E.W. Jackson’s First Battle: Fighting AIDS Prevention Efforts

The controversial Virginia lieutenant governor candidate got his start blocking condom distribution and picketing strip clubs.

E.W. Jackson/YouTube

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Last October, appearing on a radio show hosted by Americans for Truth About Homosexuality founder Peter LaBarbera, the Rev. E.W. Jackson lobbed the kind of incendiary device that has become his forte. By sanctioning homosexuality (which he associated with AIDS), Jackson alleged liberals had “done more to kill black folks whom they claim so much to love than the Ku Klux Klan, lynching and slavery and Jim Crow ever did.”

Jackson, the Republican nomination for lieutenant governor of Virginia, has quickly established himself as a uniquely polarizing politician. But when it comes to AIDS, Jackson has backed up his words with action. As an activist in Boston in the late 1980s and early ’90s, Jackson worked tirelessly to defeat programs designed to curb HIV transmissions and save lives. In his view, the only sure-fire way out of the AIDS crisis was abstinence; everything else simply encouraged the kind of immoral behavior he was against.

In 1987, as federal and local officials were first beginning to take preventative efforts, Jackson organized a group of 30 clergymen in opposition to a proposal from Boston’s superintendent of schools to place four public health clinics in city schools. He claimed any program that even mentioned condoms was promoting promiscuity. That same year, he held a candlelight vigil outside a local ABC affiliate, WCVB, demanding that the station pull sex education public-service advertisements that endorsed the use of condoms. As the Associated Press reported at the time, “Jackson said the commercial showed a 10- to 12-year-old girl saying, ‘I just learned to have safe sex.'” (The girl was actually either 16 or 17, according to the ad’s creator.)

He hardly mellowed with age. In 1990, after anti-AIDS activists like ACT UP had won a hard-won victory to get the state to launch a public education campaign, Jackson held a press conference to condemn Massachusetts Human Services Secretary Philip Johnston’s decision to promote condom use as a means of reducing the risk of HIV infection. “What will they do next?” Jackson asked, “give condoms to children instead of lollipops?”

His anti-anti-AIDS crusade extended beyond issues of abstinence and sex ed. In the early 1990s, Jackson helped lead the fight the against Boston Mayor Ray Flynn’s efforts to combat the spread of AIDS among drug users. Flynn proposed a program that would allow addicts to swap old, dirty needles for new, sterile ones at select centers across the city, without fear of prosecution.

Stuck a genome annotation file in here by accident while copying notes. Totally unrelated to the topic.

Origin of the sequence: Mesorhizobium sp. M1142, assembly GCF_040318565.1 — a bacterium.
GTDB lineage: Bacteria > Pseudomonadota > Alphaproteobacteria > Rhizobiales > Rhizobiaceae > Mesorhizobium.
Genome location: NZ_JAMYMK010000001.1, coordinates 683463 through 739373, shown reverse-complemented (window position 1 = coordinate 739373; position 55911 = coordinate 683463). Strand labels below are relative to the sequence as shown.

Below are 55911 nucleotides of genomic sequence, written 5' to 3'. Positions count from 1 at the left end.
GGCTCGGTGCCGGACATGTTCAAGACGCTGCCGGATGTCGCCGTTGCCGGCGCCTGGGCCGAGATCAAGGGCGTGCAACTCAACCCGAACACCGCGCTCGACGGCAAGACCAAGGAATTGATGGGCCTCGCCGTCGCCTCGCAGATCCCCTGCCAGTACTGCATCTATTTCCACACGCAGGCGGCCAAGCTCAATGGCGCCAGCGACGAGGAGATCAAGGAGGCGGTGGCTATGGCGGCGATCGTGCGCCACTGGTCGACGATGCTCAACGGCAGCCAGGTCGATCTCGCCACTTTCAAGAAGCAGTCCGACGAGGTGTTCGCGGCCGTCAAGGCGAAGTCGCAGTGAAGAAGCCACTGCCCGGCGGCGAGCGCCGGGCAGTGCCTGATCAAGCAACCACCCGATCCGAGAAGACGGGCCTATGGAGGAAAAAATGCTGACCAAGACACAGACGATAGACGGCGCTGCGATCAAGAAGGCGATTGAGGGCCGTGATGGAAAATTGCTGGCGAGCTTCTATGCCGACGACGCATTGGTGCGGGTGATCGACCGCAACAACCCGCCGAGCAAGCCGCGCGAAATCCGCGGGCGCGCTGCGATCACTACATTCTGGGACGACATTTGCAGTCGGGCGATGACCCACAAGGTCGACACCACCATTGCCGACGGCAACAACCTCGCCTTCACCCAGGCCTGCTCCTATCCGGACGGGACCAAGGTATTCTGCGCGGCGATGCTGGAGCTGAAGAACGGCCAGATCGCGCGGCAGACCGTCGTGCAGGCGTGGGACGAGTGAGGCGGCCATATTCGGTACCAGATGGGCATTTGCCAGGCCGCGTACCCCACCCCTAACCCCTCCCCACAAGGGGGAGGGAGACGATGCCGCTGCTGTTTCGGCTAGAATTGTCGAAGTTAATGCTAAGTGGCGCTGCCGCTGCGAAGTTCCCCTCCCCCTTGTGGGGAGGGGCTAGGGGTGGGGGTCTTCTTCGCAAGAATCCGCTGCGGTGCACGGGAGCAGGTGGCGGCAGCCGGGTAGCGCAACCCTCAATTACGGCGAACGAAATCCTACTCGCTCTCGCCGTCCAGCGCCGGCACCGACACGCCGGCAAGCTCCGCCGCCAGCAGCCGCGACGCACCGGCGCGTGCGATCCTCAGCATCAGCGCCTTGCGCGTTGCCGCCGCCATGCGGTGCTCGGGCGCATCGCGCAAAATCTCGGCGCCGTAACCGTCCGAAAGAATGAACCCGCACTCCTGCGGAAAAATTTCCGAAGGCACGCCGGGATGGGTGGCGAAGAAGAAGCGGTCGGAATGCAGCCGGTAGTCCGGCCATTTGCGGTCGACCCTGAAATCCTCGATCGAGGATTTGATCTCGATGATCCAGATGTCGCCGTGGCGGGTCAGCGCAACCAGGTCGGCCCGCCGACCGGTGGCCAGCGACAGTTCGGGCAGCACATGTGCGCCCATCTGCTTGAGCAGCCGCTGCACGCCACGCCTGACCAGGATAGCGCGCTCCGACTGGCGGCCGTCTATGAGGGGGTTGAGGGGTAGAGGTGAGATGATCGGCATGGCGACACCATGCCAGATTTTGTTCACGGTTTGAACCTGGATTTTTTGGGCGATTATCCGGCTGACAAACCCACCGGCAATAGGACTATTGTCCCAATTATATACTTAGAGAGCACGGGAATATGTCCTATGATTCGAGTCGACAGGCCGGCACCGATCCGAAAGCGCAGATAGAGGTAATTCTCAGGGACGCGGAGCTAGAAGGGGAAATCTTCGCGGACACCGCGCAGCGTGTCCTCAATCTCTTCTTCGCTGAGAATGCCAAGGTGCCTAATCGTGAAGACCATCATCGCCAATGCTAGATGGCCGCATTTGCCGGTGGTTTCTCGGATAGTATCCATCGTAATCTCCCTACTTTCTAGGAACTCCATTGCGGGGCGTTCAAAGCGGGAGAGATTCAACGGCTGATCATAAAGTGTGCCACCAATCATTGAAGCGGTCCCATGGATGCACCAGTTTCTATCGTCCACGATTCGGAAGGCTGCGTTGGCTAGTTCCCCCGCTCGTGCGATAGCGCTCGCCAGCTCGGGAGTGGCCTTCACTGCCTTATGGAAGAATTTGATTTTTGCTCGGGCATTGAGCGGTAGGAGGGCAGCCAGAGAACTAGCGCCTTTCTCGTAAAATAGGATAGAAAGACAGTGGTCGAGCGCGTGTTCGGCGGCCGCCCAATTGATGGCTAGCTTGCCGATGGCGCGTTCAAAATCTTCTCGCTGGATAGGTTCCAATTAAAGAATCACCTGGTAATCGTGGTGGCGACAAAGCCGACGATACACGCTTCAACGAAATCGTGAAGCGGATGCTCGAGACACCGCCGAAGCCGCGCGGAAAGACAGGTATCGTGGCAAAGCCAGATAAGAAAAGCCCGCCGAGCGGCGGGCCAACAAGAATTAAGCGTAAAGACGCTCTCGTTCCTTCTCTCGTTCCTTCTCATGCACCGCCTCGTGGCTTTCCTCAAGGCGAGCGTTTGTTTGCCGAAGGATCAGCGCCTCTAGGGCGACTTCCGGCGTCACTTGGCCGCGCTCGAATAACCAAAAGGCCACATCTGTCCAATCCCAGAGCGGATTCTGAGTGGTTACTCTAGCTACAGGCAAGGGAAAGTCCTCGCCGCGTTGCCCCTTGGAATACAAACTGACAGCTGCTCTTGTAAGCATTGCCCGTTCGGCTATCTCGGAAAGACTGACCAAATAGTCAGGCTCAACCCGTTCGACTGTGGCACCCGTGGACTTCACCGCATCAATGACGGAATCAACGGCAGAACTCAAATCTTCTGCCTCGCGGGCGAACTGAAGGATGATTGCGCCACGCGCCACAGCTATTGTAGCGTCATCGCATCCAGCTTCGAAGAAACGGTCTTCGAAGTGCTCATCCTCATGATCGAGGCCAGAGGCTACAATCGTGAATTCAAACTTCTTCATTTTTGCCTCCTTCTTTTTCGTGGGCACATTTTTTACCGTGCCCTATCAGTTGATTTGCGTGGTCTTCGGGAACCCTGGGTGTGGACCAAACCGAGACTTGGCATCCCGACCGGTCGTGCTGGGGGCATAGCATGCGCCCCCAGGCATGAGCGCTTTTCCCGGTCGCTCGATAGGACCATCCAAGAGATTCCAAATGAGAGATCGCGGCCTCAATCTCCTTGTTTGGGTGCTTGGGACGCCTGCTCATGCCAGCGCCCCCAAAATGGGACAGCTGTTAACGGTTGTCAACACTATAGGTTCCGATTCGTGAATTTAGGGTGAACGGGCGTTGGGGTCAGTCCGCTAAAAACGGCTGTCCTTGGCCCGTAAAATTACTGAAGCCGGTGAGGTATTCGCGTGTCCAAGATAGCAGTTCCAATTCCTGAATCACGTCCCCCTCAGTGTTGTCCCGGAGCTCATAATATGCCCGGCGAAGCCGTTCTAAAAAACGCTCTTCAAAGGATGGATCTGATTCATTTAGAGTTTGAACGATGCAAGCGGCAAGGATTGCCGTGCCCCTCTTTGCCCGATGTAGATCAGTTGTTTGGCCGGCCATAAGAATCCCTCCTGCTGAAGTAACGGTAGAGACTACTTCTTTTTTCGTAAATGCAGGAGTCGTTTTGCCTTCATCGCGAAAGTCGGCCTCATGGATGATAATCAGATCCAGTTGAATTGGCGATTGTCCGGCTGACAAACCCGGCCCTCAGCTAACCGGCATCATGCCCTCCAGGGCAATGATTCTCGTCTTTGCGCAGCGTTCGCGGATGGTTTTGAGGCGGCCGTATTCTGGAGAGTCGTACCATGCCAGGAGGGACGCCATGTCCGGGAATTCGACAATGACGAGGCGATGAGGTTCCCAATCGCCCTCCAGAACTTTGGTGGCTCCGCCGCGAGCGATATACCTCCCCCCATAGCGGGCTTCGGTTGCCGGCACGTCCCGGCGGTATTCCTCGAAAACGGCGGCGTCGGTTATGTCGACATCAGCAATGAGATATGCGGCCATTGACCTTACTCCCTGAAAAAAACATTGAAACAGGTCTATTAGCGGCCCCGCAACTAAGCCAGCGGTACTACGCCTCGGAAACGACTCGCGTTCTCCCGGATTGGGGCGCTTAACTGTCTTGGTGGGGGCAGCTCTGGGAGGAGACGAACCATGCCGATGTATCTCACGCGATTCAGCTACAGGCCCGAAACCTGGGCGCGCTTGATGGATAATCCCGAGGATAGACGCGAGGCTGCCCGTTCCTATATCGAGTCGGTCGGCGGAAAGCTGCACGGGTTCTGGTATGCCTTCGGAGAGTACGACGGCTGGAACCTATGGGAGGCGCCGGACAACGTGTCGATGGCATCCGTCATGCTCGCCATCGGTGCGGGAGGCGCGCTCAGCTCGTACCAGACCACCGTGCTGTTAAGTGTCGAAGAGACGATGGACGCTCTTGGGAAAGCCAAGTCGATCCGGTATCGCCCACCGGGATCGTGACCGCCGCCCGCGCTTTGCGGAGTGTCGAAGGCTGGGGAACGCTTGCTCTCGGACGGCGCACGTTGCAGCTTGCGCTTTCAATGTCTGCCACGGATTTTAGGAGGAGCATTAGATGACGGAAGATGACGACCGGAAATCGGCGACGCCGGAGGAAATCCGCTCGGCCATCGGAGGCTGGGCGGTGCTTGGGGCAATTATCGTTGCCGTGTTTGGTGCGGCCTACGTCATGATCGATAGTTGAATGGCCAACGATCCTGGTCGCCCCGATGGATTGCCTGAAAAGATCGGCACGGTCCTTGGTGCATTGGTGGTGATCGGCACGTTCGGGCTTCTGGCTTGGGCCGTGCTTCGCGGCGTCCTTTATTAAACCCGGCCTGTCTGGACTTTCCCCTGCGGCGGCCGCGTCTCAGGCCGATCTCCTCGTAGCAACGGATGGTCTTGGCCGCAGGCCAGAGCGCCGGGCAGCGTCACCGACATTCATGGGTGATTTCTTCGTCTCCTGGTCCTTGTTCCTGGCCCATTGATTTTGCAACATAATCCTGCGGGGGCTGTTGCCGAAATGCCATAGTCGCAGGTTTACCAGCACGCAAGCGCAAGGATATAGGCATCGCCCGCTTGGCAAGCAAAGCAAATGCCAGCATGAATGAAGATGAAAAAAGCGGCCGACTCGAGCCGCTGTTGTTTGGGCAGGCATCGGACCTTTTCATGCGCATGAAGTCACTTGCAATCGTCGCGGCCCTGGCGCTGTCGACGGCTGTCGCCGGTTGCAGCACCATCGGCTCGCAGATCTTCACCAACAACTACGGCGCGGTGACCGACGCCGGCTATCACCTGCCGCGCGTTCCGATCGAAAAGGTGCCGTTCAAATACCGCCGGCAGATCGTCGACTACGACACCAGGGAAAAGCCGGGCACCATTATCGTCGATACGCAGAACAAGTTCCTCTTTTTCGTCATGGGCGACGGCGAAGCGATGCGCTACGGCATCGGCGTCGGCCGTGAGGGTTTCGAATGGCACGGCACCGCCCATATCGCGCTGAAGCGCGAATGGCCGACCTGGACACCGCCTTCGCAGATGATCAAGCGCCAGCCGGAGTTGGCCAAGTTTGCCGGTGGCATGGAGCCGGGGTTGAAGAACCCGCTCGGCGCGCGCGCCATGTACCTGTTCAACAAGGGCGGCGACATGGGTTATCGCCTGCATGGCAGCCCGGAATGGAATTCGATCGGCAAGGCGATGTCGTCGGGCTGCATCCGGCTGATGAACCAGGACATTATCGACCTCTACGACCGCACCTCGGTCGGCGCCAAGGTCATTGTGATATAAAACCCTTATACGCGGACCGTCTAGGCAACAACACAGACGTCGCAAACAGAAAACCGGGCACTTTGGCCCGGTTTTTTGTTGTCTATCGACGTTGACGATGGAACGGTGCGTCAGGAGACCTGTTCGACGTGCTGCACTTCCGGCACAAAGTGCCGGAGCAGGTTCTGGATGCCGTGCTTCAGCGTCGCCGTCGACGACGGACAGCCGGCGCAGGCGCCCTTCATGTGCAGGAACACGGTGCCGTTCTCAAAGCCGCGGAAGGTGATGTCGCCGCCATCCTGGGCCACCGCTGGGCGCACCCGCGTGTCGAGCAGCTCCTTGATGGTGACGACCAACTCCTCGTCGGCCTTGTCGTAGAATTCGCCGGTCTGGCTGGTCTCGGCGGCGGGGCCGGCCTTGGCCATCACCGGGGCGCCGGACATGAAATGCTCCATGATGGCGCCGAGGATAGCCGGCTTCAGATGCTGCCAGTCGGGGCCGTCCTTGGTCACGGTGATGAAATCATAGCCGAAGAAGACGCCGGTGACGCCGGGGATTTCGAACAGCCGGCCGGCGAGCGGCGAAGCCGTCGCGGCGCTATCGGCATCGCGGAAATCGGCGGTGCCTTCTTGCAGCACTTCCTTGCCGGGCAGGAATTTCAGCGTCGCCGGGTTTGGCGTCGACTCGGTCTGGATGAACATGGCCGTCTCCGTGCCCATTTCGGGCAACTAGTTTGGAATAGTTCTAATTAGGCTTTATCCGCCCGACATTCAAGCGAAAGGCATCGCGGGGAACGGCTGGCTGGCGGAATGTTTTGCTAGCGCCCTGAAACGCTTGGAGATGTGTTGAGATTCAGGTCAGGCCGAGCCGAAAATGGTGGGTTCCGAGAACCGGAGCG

The AIDS activism was part of Jackson’s larger campaign against the forces of immorality. Jackson’s years in Massachusetts were defined by an endless series of protests and controversies. At his most high-profile, he lobbied the state Legislature to block same-sex couples from becoming foster parents. He vowed to blast “to smithereens” a bill granting anti-discrimination protections to gays and lesbians. “If we need a gay rights bill, then we need an adulterers’ rights bill, we need a cohabitators’ rights bill, a pedophiles’ rights bill, and a sadomasochists’ rights bill,” Jackson said at the time.

“A reasonable person back then could’ve been opposed to the bill—it was the ’80s!” recalls Arline Isaacson, an LGBT lobbyist who clashed with Jackson on the nondiscrimination law. “People were less comfortable with gay folks back then, but there were clearly gradations of opposition, and Rev. Earl took the far-right over-the-top crazy opposition.”

During these years, Jackson appeared to always be on the hunt for a new front in his war on immorality. A 1988 Boston Globe piece featured Jackson among 70 protesters marching in circles outside Aga’s Highland Tap, a Roxbury strip club, which they hoped to shut down. A judge ruled that the club could stay open. “We are already beset by drugs, violence, crime,” he told the Globe. “We don’t need another negative element added to the mix.”

And when a local news anchor, Liz Walker, announced on air that she would have a child out of wedlock, Jackson channeled Dan Quayle. “At a time when we struggle in our community with teenage pregnancy and unwed motherhood…and we are trying to create proper values, this is precisely the wrong kind of signal to send,” he said. “What she’s doing is wrong.”

Jackson’s biggest platform was the airwaves, not the pulpit. Beginning in the mid-’80s, Jackson owned his own gospel radio station in Boston and hosted a nationally syndicated talk show. As The New Republic reported, Jackson never let his listeners forget where he came from: “the land of the freebies and the home of the gays—Barney Frank and Gerry Studds country.”

“There was a symbiosis because he was using this issue to create stature for himself, garner publicity, and get on TV,” Isaacson recalls. “He would never ever otherwise have found himself into the media market had it not been for his outrageous opposition to” the anti-discrimination bill.”

Jackson closed the book on Boston in 1998, when he moved to Chesapeake, Virginia, to start a new church. But his efforts to block those advances have not been forgotten in a state where gay rights activists have claimed victory after victory.

“When you talk to him,” Isaacson said, just before we hung up, “send him my love.”


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